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Tornado, virus fears, machines disrupt voting in some states

Deadly tornadoes knocked out polling places in Tennessee, fears over the coronavirus left some precincts in California and Texas short of election workers, and overwhelmed voting systems led to long lines in Los Angeles as Super Tuesday sent voters surging to the polls in 14 states.

Scattered reports of polling places opening late, machines malfunctioning or voter rolls being down temporarily disrupted voting in some of the states voting Tuesday, but there were no widespread reports of voters being unable to cast a ballot or security breaches.

Just hours before polls were set to open in Tennessee, tornadoes tore through parts of the state, destroying at least 140 buildings and killing at least 22. With more than a dozen polling sites in Nashville's Davidson County damaged, voters were sent to other locations, where some of them encountered long lines.

The Tennessee Democratic Party and the presidential campaigns of Joe Biden, Mike Bloomberg, Bernie Sanders and Elizabeth Warren successfully sued Davidson County election officials and the secretary of state's office to extend voting for three hours beyond the scheduled 7 p.m. closing time.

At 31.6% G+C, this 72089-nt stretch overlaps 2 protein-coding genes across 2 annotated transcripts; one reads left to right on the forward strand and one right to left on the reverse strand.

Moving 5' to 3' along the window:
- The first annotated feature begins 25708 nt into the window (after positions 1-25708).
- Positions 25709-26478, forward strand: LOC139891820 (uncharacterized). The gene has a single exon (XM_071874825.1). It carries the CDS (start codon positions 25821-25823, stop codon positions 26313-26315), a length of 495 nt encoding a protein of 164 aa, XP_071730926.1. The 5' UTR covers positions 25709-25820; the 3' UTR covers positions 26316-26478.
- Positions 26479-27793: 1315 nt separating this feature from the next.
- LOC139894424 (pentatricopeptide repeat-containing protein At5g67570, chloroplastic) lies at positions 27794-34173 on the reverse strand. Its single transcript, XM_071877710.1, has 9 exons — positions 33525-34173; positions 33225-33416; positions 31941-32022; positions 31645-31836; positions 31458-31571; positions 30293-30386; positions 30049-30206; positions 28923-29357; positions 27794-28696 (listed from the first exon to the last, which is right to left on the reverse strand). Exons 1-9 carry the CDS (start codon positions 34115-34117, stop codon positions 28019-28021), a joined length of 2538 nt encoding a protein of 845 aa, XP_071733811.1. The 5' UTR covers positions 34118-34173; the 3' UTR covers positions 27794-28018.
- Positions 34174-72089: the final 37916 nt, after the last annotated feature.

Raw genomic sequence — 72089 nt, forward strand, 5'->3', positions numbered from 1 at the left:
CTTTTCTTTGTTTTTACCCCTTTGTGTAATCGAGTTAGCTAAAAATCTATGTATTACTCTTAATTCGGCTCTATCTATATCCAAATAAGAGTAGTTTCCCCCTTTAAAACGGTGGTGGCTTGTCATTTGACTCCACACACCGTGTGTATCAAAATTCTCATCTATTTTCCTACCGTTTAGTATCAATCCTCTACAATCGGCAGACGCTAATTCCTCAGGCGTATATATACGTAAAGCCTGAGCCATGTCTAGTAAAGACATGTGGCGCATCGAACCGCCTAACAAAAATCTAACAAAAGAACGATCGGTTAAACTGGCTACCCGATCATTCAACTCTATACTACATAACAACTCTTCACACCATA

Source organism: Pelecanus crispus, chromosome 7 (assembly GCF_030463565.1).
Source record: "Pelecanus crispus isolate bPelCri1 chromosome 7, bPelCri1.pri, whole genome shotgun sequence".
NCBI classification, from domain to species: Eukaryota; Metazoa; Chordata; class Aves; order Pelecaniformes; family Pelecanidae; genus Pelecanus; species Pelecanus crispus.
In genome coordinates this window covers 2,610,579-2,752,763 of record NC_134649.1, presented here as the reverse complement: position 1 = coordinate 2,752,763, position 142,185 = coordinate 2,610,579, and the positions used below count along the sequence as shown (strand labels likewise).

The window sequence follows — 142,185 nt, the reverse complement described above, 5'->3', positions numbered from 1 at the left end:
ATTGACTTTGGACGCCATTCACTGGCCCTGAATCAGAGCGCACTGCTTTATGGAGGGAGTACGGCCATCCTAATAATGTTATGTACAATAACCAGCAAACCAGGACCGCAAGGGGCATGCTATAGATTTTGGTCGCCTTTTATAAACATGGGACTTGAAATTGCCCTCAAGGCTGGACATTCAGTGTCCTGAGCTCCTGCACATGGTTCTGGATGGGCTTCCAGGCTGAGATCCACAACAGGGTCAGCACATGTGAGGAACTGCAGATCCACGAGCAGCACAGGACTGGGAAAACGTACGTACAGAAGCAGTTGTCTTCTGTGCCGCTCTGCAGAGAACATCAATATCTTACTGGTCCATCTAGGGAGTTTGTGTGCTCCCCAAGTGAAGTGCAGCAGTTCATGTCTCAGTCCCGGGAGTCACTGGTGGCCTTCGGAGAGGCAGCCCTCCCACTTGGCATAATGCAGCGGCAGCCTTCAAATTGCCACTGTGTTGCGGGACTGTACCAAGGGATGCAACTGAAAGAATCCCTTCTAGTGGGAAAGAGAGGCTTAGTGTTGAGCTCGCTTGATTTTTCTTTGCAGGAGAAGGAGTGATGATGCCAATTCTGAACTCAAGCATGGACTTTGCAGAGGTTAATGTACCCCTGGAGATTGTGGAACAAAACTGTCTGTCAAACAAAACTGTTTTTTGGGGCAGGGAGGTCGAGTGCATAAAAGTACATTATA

In Texas, voting got off to a slow start in Travis County, home to Austin, because many election workers did not show up, with some citing fears of contracting the coronavirus, according to the county clerk's office. The election office said it began implementing emergency procedures, with elections staff and other employees filling in as poll workers.

Another county, in California, addressed concerns over the coronavirus by sending bottles of hand sanitizer to polling places and asking poll workers to post fliers from the public health department on how to avoid spreading the virus.

Jesse Salinas, the chief elections official in Yolo County, just west of Sacramento, said about 10% of poll workers backed out at the last minute, and he pointed to concerns about getting the virus. He said that’s about double what is normal for an election, and sent his team scrambling for replacements.

“We are hoping people remain calm and still participate in the election process,” Salinas said.

Super Tuesday marked the first major security test since the 2018 midterm elections, with state and local election officials saying they are prepared to deal with everything from equipment problems to false information. There were bumps in a few states.

Voter file databases were down briefly in some counties in California, Texas and elsewhere. In Los Angeles County, electronic pollbooks that are connected to the state's voter database were operating slowly because of the high number of voters, County Registrar-Recorder spokesman Mike Sanchez said. The county brought in technicians and added devices in some polling places to move lines along.

Even so, delays were two hours or longer in some locations. Beverly Hills City Councilman Julian Gold said waiting times there were 2 1/2 to 3 hours. He said he was told the delays were related to voter check-in.